Construction of light rail in Addis Ababa, Ethiopia. Development funding in low-income countries must be balanced with repayment capacity (photo: Yannick Tylle/Newscom)

Understanding Debt: A Better Tool for Low-Income Countries

October 2, 2017

The IMF and the World Bank are looking to update the framework for assessing debt-related risks in low income countries by mid-2018. The framework consists of a number of tools to help governments analyze risks and make sound decisions on how much debt to take up, including for public investment that can support development.

Here are some basics about the debt sustainability analysis the IMF and the World Bank plan to undertake. 

Why is the issue of debt and its sustainability particularly pertinent for low-income economies? 

Low-income countries have grown significantly over the last decade, but they still have considerable and crucial investment needs, which will need to be financed through borrowing from the rest of the world. The World Bank estimated that the infrastructure needs in Africa would be over $90 billion per year over the next decade, out of which only $45 billion is currently being met.

Investment can of course have a high return and pay for itself, but sometimes projects do not work out as expected, or a country can be hit by an external shock, creating a broader problem. That can make it difficult for a country to service its debt, which, in turn, can dwindle the availability and worsen the terms of new borrowing for the country. Such a situation, often referred to as debt distress, can in an extreme lead to default. 

Because of the uncertainty, countries and creditors need to ensure a prudent pace of debt accumulation, in line with the growth the borrowing can generate, and a prudent structure of debt, to avoid vulnerabilities that shocks could expose. Sustainable and smooth growth goes hand in hand with sustainable debt. 

What is the debt sustainability framework and why is it necessary? 

The debt sustainability framework for low-income countries was introduced by the IMF and the World Bank in April 2005 to help guide countries in their borrowing decisions. The framework aims to give a balanced assessment because too little borrowing might unnecessarily restrict public investment, while letting debt grow too much might expose the country to a risk of debt distress.

To assess debt sustainability, the framework uses a number of indicators that have been important in predicting debt distress, such as the ratio of a country’s debt payments to its exports. Since countries have different capacities to handle debt—higher international reserves, for example, have been associated with greater resilience to shocks—the framework brings in these additional considerations to help assess risks. While the primary focus of the debt sustainability analysis has been on external debt (debt the country owes to the rest of the world), the framework also considers risks stemming from high levels of total public debt (debt owed by the government).

How have the previous analyses been useful? 

Debt sustainability assessments have provided valuable early warning signals that sustainability was at risk, for example, in Ghana. Our analyses presaged the country’s stress episode in 2012-14 by pointing to vulnerabilities from higher levels of unsubsidized borrowing, greater foreigners’ participation in the domestic debt market, and growing liquidity needs. Debt sustainability assessments similarly signaled the impending debt difficulties in Mongolia and Chad.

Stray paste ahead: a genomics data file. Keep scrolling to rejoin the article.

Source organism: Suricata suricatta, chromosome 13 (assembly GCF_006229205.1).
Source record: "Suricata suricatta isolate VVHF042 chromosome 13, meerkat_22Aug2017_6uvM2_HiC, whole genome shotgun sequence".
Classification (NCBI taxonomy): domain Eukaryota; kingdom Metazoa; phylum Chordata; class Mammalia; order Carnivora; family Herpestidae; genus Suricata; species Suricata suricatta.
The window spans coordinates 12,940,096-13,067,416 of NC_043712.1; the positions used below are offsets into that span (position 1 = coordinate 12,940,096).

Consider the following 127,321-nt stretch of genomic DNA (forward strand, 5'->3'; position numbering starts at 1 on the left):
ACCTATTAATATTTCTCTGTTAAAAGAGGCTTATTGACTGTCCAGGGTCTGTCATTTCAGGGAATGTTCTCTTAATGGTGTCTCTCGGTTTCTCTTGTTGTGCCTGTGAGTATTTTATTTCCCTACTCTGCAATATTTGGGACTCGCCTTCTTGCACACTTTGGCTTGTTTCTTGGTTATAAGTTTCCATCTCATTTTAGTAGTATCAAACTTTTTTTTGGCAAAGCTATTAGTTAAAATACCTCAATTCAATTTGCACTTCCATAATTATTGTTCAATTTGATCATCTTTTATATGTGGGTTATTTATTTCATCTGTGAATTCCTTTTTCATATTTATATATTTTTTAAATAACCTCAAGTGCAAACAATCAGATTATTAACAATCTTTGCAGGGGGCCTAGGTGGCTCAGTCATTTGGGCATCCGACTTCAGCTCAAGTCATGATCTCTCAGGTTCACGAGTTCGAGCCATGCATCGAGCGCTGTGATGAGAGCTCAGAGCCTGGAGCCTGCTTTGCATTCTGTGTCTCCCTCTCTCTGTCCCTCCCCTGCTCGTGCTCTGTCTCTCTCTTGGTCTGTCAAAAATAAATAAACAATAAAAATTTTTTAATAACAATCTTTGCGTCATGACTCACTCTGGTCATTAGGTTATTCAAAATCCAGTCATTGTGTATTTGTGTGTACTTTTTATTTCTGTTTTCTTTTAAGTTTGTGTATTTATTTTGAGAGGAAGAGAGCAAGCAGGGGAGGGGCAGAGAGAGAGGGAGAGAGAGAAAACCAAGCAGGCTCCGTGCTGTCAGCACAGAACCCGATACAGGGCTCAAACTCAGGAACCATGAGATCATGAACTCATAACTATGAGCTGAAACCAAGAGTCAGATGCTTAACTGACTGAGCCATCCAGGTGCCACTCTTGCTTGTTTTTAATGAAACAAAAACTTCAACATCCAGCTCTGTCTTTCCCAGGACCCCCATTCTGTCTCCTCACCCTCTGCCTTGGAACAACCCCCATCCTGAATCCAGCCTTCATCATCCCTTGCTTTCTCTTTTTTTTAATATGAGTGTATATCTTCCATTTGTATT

Why is the update to the framework needed?

The IMF reviews the debt sustainability framework periodically to keep up with developments in low-income countries.

This latest review needed to respond to the particular challenges posed by new kinds of financing risks in low-income countries: a wider range of creditors are participating in the financing of low-income countries, the share of low-income countries’ borrowing on commercial, non-subsidized terms has grown rapidly, and countries are increasingly taking up credit through tradable bonds. Many low-income countries have also seen more external investors participate in their domestic debt markets.

In addition, the adoption of the 2030 Development Agenda of the United Nations has focused attention on how countries can meet the Sustainable Development Goals. The IMF has stepped up its policy advice and capacity building in member states, focusing on domestic revenue mobilization and building resilience to shocks among other initiatives. Still with public investment plans expected to be more ambitious, and countries expected to take up major projects, it is now even more crucial for a stronger debt sustainability assessment tool to help ensure the solidity of state finances.

More complete, transparent, and simpler

The updated methodology keeps the structure of the current debt sustainability analysis but introduces some new features to make the debt sustainability evaluation more complete, more transparent, and simpler.

  • More complete: new tools will help improve the accuracy of forecasts and ensure that key relationships, such as growth and fiscal adjustments or investment plans, are properly accounted for. Other tools have also been added to help countries assess risks related to specific scenarios such as natural disasters, commodity price volatility, contingent liabilities, and market shocks.
  • More transparent: the new framework will use more information to assess countries’ ability to carry debt, and will provide clear guidance on how to consider factors not captured by the framework’s statistical models to ensure consistency across countries.
  • Simpler: the new framework has been streamlined via the removal of redundant indicators.